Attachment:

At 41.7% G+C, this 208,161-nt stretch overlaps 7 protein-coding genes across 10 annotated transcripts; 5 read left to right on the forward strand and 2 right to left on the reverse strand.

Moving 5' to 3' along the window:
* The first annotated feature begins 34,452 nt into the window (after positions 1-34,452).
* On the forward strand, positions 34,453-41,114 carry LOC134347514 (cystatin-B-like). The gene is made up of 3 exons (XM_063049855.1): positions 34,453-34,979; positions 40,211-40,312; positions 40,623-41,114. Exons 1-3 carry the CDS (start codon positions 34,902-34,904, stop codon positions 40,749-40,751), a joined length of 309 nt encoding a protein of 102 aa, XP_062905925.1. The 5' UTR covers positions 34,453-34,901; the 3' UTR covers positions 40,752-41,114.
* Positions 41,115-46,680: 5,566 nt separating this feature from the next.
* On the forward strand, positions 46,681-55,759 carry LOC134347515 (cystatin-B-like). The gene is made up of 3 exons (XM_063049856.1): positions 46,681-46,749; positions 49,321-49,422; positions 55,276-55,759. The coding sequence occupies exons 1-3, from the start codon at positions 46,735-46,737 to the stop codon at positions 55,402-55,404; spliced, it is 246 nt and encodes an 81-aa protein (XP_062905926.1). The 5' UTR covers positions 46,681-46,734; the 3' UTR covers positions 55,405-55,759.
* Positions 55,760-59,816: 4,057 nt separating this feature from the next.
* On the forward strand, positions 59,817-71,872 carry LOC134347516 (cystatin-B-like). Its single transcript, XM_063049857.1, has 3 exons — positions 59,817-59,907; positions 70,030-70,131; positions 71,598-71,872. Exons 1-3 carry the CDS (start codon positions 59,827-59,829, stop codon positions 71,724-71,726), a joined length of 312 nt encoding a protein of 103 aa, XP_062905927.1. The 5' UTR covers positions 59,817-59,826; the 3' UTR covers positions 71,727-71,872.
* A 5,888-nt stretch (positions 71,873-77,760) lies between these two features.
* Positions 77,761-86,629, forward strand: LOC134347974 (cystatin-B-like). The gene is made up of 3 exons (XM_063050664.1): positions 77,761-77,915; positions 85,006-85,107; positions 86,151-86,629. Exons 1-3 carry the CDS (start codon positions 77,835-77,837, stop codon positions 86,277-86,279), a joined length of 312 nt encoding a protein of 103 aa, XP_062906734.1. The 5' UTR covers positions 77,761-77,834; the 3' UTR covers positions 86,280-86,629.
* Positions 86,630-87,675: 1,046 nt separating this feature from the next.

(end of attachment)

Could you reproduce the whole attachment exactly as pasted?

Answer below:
At 41.7% G+C, this 208,161-nt stretch overlaps 7 protein-coding genes across 10 annotated transcripts; 5 read left to right on the forward strand and 2 right to left on the reverse strand.

Moving 5' to 3' along the window:
* The first annotated feature begins 34,452 nt into the window (after positions 1-34,452).
* On the forward strand, positions 34,453-41,114 carry LOC134347514 (cystatin-B-like). The gene is made up of 3 exons (XM_063049855.1): positions 34,453-34,979; positions 40,211-40,312; positions 40,623-41,114. Exons 1-3 carry the CDS (start codon positions 34,902-34,904, stop codon positions 40,749-40,751), a joined length of 309 nt encoding a protein of 102 aa, XP_062905925.1. The 5' UTR covers positions 34,453-34,901; the 3' UTR covers positions 40,752-41,114.
* Positions 41,115-46,680: 5,566 nt separating this feature from the next.
* On the forward strand, positions 46,681-55,759 carry LOC134347515 (cystatin-B-like). The gene is made up of 3 exons (XM_063049856.1): positions 46,681-46,749; positions 49,321-49,422; positions 55,276-55,759. The coding sequence occupies exons 1-3, from the start codon at positions 46,735-46,737 to the stop codon at positions 55,402-55,404; spliced, it is 246 nt and encodes an 81-aa protein (XP_062905926.1). The 5' UTR covers positions 46,681-46,734; the 3' UTR covers positions 55,405-55,759.
* Positions 55,760-59,816: 4,057 nt separating this feature from the next.
* On the forward strand, positions 59,817-71,872 carry LOC134347516 (cystatin-B-like). Its single transcript, XM_063049857.1, has 3 exons — positions 59,817-59,907; positions 70,030-70,131; positions 71,598-71,872. Exons 1-3 carry the CDS (start codon positions 59,827-59,829, stop codon positions 71,724-71,726), a joined length of 312 nt encoding a protein of 103 aa, XP_062905927.1. The 5' UTR covers positions 59,817-59,826; the 3' UTR covers positions 71,727-71,872.
* A 5,888-nt stretch (positions 71,873-77,760) lies between these two features.
* Positions 77,761-86,629, forward strand: LOC134347974 (cystatin-B-like). The gene is made up of 3 exons (XM_063050664.1): positions 77,761-77,915; positions 85,006-85,107; positions 86,151-86,629. Exons 1-3 carry the CDS (start codon positions 77,835-77,837, stop codon positions 86,277-86,279), a joined length of 312 nt encoding a protein of 103 aa, XP_062906734.1. The 5' UTR covers positions 77,761-77,834; the 3' UTR covers positions 86,280-86,629.
* Positions 86,630-87,675: 1,046 nt separating this feature from the next.